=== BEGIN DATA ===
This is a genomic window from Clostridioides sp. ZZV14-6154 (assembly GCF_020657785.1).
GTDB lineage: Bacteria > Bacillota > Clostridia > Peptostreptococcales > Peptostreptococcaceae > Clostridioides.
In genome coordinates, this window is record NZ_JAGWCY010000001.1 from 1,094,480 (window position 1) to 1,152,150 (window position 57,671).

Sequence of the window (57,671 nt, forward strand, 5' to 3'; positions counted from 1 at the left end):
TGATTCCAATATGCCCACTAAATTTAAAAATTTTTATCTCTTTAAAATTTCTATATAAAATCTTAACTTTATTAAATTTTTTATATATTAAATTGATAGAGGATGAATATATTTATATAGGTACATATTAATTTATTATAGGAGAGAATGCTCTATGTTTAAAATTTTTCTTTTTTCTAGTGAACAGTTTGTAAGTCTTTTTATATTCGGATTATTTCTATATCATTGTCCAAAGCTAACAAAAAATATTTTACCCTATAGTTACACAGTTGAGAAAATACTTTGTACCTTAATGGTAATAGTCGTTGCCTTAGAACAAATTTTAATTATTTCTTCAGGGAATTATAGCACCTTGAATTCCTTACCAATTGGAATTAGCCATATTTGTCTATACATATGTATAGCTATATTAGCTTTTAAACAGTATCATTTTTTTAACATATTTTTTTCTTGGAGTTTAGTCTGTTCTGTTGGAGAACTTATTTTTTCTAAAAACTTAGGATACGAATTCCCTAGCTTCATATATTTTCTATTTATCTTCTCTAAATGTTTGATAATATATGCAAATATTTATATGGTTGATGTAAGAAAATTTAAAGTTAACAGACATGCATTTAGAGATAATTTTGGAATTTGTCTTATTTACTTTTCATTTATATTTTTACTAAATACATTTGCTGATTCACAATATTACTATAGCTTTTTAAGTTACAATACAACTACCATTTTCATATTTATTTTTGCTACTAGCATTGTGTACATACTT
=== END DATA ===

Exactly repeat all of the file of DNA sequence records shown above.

This is a genomic window from Clostridioides sp. ZZV14-6154 (assembly GCF_020657785.1).
GTDB lineage: Bacteria > Bacillota > Clostridia > Peptostreptococcales > Peptostreptococcaceae > Clostridioides.
In genome coordinates, this window is record NZ_JAGWCY010000001.1 from 1,094,480 (window position 1) to 1,152,150 (window position 57,671).

Sequence of the window (57,671 nt, forward strand, 5' to 3'; positions counted from 1 at the left end):
TGATTCCAATATGCCCACTAAATTTAAAAATTTTTATCTCTTTAAAATTTCTATATAAAATCTTAACTTTATTAAATTTTTTATATATTAAATTGATAGAGGATGAATATATTTATATAGGTACATATTAATTTATTATAGGAGAGAATGCTCTATGTTTAAAATTTTTCTTTTTTCTAGTGAACAGTTTGTAAGTCTTTTTATATTCGGATTATTTCTATATCATTGTCCAAAGCTAACAAAAAATATTTTACCCTATAGTTACACAGTTGAGAAAATACTTTGTACCTTAATGGTAATAGTCGTTGCCTTAGAACAAATTTTAATTATTTCTTCAGGGAATTATAGCACCTTGAATTCCTTACCAATTGGAATTAGCCATATTTGTCTATACATATGTATAGCTATATTAGCTTTTAAACAGTATCATTTTTTTAACATATTTTTTTCTTGGAGTTTAGTCTGTTCTGTTGGAGAACTTATTTTTTCTAAAAACTTAGGATACGAATTCCCTAGCTTCATATATTTTCTATTTATCTTCTCTAAATGTTTGATAATATATGCAAATATTTATATGGTTGATGTAAGAAAATTTAAAGTTAACAGACATGCATTTAGAGATAATTTTGGAATTTGTCTTATTTACTTTTCATTTATATTTTTACTAAATACATTTGCTGATTCACAATATTACTATAGCTTTTTAAGTTACAATACAACTACCATTTTCATATTTATTTTTGCTACTAGCATTGTGTACATACTT